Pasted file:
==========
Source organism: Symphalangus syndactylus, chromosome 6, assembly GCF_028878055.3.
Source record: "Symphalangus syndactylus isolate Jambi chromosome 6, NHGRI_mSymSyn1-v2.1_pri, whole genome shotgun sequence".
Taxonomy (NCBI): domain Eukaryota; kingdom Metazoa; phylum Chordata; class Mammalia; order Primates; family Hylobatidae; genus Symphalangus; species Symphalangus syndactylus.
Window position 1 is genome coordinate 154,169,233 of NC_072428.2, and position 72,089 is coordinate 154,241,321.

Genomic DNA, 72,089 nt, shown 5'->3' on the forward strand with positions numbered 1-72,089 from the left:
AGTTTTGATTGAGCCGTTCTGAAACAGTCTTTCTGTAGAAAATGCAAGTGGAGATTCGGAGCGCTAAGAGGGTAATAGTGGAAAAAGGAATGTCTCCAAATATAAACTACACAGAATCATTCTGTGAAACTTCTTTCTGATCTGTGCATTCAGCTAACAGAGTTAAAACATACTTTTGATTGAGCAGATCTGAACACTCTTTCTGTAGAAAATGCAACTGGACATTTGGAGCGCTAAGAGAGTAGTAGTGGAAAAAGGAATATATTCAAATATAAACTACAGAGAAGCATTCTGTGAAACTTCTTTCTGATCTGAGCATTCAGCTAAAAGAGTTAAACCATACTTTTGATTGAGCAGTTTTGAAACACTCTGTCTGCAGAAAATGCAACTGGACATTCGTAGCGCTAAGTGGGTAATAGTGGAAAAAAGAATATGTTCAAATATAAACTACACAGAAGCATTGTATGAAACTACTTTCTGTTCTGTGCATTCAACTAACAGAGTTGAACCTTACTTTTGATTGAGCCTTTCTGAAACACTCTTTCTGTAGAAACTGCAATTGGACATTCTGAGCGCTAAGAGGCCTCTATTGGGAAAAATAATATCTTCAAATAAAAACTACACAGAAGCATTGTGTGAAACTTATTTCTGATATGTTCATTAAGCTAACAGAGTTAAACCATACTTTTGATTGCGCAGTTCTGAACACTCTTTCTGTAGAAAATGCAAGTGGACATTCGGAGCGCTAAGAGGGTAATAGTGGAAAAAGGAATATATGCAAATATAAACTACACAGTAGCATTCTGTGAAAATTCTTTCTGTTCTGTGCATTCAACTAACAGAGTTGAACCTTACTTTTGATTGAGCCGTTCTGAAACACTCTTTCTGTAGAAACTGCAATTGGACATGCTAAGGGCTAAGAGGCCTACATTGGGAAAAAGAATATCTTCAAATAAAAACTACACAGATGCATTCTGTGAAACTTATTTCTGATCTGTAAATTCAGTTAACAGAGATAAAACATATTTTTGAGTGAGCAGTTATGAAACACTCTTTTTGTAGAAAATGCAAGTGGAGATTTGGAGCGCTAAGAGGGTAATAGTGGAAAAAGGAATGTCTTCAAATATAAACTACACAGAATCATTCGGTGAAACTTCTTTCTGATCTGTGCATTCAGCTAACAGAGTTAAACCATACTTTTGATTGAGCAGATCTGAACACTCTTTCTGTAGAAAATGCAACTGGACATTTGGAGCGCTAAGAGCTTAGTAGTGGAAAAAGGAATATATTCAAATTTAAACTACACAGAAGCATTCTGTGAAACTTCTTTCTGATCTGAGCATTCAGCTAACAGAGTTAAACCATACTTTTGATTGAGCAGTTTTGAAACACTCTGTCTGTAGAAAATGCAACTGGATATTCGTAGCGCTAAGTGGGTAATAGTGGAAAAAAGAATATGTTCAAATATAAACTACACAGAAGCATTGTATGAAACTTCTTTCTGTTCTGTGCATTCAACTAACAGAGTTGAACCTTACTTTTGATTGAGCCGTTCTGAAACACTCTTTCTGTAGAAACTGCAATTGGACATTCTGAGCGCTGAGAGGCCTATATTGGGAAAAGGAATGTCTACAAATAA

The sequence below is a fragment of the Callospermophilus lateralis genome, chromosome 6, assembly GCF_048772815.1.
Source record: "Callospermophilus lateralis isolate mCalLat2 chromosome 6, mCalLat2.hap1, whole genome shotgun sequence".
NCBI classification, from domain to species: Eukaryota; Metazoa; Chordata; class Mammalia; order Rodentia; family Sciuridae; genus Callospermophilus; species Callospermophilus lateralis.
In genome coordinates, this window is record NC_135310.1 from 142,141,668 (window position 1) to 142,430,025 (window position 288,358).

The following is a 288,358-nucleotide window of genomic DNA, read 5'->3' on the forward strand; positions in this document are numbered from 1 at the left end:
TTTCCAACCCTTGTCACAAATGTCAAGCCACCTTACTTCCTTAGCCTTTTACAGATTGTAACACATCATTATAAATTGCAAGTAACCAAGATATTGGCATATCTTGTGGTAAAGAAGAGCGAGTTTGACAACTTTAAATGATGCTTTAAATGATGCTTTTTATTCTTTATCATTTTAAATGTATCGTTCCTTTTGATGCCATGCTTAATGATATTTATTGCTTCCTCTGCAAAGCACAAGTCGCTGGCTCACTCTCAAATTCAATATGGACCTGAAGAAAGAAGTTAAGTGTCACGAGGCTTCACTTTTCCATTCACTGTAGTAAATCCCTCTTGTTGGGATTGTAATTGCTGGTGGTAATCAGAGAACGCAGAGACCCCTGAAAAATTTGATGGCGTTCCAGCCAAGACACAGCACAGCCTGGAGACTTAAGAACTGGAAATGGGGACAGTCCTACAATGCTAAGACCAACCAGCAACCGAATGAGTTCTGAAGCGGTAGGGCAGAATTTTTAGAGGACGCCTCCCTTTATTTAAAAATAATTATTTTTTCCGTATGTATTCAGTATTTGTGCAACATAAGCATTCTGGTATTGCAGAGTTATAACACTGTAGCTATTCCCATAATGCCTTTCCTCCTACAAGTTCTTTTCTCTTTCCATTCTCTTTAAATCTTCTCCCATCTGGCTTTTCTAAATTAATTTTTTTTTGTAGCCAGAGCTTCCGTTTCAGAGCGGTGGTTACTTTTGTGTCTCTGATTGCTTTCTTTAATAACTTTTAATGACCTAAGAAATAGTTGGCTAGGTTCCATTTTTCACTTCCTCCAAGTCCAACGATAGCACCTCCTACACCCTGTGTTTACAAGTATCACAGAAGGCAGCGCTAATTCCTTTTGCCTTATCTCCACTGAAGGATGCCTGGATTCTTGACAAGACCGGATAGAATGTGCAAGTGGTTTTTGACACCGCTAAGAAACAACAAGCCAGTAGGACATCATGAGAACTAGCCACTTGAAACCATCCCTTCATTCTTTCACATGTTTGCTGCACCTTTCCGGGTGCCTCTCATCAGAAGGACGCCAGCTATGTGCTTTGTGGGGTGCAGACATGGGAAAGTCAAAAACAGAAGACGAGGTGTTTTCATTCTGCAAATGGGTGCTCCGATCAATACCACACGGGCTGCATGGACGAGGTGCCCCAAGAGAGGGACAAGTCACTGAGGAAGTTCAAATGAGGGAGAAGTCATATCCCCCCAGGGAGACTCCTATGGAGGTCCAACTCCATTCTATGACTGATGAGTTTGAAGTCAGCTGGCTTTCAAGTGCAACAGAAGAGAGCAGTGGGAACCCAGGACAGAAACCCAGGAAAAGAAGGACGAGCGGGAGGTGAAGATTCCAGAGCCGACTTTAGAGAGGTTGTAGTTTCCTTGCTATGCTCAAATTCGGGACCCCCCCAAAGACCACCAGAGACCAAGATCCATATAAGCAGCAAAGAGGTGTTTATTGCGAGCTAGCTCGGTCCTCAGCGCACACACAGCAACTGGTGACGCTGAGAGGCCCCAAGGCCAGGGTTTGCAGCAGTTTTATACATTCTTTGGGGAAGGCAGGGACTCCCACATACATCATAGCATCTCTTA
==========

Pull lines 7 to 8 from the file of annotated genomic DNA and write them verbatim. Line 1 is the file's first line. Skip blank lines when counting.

The sequence below is a fragment of the Callospermophilus lateralis genome, chromosome 6, assembly GCF_048772815.1.
Source record: "Callospermophilus lateralis isolate mCalLat2 chromosome 6, mCalLat2.hap1, whole genome shotgun sequence".